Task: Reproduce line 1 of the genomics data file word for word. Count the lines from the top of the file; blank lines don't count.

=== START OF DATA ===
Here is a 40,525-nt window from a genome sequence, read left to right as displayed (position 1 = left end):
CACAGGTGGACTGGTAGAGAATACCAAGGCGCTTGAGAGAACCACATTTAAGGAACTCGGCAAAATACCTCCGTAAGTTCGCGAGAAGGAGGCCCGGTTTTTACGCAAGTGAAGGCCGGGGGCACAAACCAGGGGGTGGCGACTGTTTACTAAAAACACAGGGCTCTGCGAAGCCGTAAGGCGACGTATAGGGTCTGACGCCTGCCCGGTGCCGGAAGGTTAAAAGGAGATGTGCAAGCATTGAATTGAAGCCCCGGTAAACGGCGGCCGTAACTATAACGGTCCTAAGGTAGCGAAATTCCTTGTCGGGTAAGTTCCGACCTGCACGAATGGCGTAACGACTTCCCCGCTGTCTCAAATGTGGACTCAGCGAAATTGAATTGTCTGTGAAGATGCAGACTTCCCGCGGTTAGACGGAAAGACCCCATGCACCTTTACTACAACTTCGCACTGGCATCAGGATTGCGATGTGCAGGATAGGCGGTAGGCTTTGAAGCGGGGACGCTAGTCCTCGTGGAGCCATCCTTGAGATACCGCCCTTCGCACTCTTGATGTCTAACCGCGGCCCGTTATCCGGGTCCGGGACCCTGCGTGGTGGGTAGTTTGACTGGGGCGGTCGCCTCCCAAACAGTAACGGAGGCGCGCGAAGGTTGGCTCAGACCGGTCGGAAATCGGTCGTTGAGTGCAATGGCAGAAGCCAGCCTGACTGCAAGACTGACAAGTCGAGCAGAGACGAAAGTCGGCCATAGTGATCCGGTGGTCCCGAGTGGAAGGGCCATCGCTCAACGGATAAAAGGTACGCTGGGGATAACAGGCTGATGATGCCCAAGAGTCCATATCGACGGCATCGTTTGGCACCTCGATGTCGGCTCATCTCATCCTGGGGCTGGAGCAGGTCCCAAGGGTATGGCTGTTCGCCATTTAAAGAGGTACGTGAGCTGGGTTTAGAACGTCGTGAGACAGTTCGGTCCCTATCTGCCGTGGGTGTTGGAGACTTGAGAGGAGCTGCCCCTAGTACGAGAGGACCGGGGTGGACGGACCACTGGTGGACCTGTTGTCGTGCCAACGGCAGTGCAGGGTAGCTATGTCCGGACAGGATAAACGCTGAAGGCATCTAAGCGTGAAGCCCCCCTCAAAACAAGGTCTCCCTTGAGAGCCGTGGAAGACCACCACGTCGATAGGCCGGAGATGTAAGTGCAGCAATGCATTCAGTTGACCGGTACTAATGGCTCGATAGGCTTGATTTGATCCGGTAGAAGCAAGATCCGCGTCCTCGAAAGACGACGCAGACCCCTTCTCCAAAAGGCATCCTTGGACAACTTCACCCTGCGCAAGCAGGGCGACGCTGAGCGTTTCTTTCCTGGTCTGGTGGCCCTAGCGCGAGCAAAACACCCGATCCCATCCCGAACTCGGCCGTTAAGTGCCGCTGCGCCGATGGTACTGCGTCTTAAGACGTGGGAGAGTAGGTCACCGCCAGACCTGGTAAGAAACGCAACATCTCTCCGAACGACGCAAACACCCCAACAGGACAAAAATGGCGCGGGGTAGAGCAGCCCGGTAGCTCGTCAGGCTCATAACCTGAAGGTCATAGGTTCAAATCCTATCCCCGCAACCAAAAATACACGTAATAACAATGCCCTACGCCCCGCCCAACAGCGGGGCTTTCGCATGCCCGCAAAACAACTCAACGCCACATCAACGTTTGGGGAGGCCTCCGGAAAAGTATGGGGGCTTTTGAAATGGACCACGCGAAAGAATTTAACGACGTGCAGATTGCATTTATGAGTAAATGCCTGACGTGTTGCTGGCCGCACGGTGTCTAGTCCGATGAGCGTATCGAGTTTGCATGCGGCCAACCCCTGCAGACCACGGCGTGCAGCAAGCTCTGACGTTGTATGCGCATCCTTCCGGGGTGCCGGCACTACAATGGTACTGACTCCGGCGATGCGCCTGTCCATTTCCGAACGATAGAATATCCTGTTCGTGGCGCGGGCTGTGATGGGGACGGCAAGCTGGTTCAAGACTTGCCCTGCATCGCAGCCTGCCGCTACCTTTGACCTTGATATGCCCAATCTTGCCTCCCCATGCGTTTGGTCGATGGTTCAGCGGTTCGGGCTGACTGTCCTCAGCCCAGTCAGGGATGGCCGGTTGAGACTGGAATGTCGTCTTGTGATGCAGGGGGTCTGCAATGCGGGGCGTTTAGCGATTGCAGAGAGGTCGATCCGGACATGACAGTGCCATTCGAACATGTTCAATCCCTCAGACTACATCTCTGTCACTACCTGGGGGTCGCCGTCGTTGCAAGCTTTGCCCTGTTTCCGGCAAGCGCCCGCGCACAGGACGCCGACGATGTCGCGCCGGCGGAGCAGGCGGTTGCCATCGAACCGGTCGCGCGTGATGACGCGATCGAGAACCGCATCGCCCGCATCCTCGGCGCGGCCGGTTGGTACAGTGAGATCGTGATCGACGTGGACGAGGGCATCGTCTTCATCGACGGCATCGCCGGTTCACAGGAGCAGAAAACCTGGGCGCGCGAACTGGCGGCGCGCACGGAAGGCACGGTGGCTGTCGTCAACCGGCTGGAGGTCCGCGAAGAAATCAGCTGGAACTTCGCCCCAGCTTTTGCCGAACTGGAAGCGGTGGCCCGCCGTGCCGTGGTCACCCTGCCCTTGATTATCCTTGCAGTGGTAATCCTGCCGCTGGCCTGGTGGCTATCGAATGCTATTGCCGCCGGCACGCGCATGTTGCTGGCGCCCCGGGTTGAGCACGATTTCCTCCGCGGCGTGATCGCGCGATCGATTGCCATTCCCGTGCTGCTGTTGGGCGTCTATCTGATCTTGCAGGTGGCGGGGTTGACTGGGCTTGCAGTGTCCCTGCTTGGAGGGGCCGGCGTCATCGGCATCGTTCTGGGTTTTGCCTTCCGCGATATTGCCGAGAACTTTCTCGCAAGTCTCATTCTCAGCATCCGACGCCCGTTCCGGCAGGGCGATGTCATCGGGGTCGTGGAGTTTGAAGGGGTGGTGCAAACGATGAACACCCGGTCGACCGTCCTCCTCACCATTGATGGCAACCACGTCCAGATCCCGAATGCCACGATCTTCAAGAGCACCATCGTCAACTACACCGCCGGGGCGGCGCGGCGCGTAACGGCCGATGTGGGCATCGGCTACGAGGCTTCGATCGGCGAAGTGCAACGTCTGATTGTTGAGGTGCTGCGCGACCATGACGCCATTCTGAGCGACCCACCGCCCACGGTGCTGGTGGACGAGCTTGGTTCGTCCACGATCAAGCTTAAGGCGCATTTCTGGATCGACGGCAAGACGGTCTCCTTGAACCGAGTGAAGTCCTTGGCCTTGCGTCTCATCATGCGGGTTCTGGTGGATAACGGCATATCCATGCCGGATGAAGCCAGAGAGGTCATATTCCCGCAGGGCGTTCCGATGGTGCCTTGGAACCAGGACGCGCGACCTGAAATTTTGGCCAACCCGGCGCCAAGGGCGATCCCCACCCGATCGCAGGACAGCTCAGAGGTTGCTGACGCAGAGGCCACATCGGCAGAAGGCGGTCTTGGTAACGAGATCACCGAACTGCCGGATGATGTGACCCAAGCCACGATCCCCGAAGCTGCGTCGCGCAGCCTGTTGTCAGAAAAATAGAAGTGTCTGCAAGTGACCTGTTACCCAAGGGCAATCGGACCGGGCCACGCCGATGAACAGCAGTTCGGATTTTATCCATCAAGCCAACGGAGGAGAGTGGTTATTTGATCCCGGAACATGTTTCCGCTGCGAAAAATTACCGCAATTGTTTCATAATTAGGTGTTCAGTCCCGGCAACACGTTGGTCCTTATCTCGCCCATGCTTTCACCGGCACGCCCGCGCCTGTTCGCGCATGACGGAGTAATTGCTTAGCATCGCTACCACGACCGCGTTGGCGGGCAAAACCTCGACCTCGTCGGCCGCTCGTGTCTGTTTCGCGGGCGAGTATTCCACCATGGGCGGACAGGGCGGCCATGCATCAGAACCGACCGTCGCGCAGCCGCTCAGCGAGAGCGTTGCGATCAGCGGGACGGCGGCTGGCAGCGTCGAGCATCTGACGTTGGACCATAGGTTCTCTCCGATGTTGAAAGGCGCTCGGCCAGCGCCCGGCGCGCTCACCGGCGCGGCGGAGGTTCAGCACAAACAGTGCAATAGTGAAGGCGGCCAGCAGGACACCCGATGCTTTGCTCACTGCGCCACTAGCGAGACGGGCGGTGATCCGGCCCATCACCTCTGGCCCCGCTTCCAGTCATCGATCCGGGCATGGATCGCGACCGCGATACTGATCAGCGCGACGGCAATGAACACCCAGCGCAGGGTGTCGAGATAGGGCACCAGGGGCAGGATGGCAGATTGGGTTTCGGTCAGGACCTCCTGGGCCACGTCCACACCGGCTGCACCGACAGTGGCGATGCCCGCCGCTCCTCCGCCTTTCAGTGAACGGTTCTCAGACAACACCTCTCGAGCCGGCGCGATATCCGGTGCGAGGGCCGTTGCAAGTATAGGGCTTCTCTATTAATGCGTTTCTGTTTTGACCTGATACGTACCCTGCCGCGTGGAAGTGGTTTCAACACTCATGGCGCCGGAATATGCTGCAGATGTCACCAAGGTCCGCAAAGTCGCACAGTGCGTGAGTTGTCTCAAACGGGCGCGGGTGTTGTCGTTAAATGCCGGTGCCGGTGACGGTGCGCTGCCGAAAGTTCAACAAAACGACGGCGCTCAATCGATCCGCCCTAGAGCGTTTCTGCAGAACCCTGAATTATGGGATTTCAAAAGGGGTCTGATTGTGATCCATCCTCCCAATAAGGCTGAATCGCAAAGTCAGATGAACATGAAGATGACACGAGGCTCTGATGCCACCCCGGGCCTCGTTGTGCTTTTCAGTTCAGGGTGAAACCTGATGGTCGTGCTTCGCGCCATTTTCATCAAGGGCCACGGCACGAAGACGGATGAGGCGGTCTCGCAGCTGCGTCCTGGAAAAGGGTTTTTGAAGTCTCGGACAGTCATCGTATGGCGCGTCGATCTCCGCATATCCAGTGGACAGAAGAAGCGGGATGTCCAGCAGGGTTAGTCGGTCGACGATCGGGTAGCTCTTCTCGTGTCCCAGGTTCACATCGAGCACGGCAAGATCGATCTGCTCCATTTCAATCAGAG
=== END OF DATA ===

Here is a 40,525-nt window from a genome sequence, read left to right as displayed (position 1 = left end):